Propeller sizing

This article combines information, intuition and speculation in equal parts. I wrote it in order to straighten out some ideas that I had concerning the smoke that would issue from the exhaust as revolutions rose through the 2000’s- was my propeller too large? Or maybe too small? Or was the prop fine, but the engine just tired out? I couldn’t do experiments, since Lady Christina was over-wintering (and some!) in Europe. So I turned to a book or two and the internet. The results that are presented here may not survive contact with reality, and I hope that you will give me feedback as and when you can go sailing again.

New propeller on Tig (photo: Arjen Schipmolder)

Propeller sizing is more of a science than an art. So, to get you in the mood for some technical stuff, here’s a short quiz involving boats, Spitfires and vacuum cleaners. Choose answers (a) or (b):

(1) The job of a boat’s propeller is to:

(a) Push the boat forwards

(b) Push the water backwards

(2) To take off in a Spitfire with a variable pitch propeller, do you:

(a) Use fine pitch to take move less air per revolution
(b) Use coarse pitch to move more air per revolution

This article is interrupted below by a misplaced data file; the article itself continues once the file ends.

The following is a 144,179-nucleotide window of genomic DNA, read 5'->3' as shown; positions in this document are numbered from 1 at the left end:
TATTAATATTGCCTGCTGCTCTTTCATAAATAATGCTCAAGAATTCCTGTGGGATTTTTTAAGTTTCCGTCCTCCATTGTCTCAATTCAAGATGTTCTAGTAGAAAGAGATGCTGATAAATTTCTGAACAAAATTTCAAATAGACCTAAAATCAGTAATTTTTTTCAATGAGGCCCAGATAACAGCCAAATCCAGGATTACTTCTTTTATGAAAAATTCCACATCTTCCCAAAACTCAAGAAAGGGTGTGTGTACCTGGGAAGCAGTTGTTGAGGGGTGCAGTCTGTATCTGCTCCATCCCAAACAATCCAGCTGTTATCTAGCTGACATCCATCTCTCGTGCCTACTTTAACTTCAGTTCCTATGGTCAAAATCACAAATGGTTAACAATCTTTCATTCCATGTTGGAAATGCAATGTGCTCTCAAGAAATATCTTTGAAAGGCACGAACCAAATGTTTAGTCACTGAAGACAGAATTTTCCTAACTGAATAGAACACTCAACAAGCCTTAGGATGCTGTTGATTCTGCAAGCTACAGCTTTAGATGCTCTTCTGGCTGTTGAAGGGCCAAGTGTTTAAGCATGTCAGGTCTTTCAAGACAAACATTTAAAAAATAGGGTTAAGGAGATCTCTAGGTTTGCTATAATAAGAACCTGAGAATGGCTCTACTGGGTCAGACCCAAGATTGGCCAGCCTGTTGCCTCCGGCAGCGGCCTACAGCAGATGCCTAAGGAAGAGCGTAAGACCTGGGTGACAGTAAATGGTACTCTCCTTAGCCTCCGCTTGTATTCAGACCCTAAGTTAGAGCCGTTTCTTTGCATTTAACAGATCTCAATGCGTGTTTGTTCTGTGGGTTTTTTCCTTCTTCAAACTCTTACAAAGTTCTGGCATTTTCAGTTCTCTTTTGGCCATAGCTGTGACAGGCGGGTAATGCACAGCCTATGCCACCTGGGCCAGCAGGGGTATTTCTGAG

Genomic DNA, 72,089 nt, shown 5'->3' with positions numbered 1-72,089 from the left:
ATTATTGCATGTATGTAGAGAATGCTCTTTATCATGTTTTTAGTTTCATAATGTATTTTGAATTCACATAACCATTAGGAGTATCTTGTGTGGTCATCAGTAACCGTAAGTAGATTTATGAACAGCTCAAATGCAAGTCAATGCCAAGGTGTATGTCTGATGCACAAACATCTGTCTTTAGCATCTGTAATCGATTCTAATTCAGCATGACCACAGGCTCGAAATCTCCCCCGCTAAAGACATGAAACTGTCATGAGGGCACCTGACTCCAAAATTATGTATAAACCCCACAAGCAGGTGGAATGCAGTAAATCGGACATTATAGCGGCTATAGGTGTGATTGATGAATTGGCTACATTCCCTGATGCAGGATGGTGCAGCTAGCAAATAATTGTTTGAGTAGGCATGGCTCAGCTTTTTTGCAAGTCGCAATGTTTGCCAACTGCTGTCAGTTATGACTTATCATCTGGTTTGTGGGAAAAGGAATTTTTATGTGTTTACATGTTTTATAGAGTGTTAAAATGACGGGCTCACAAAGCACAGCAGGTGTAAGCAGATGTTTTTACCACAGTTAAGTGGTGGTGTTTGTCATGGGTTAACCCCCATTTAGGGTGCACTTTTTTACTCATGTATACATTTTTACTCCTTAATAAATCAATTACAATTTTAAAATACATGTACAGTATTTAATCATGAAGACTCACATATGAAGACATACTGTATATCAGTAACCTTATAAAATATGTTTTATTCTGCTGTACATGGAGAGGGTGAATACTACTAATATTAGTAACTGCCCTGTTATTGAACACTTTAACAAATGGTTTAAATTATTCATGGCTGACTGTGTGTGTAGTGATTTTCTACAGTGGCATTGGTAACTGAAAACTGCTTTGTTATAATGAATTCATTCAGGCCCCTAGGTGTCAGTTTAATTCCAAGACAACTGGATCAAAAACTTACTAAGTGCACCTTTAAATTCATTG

(3) If you put your hand over the nozzle of a vacuum cleaner, the motor speeds up.

This is because:

(a) The motor tries to suck harder
(b) There is less air for the motor to move up the pipe


Correct answers:

(1): (b) The propeller pushes water backwards. The boat moves in the opposite direction because the momentum of the water pushed back equals the forward momentum of the boat. The idea of a propeller screwing through the water is useful for explaining the concept of the pitch of the blades but does not correctly describe the forces at work.

(2): (a) The aircraft’s engine does not have enough power at maximum revolutions to push the large amount of air backwards that coarse pitch demands. The engine must be allowed to turn as fast as possible, since this is when it generates the most power. Therefore it has to use a finer pitch. Once up to cruising speed, the engine can keep going with less power; the most economical way to do this is to use lower revolutions. The reduction in air pushed backwards is compensated for by increasing the propeller pitch to a coarse setting.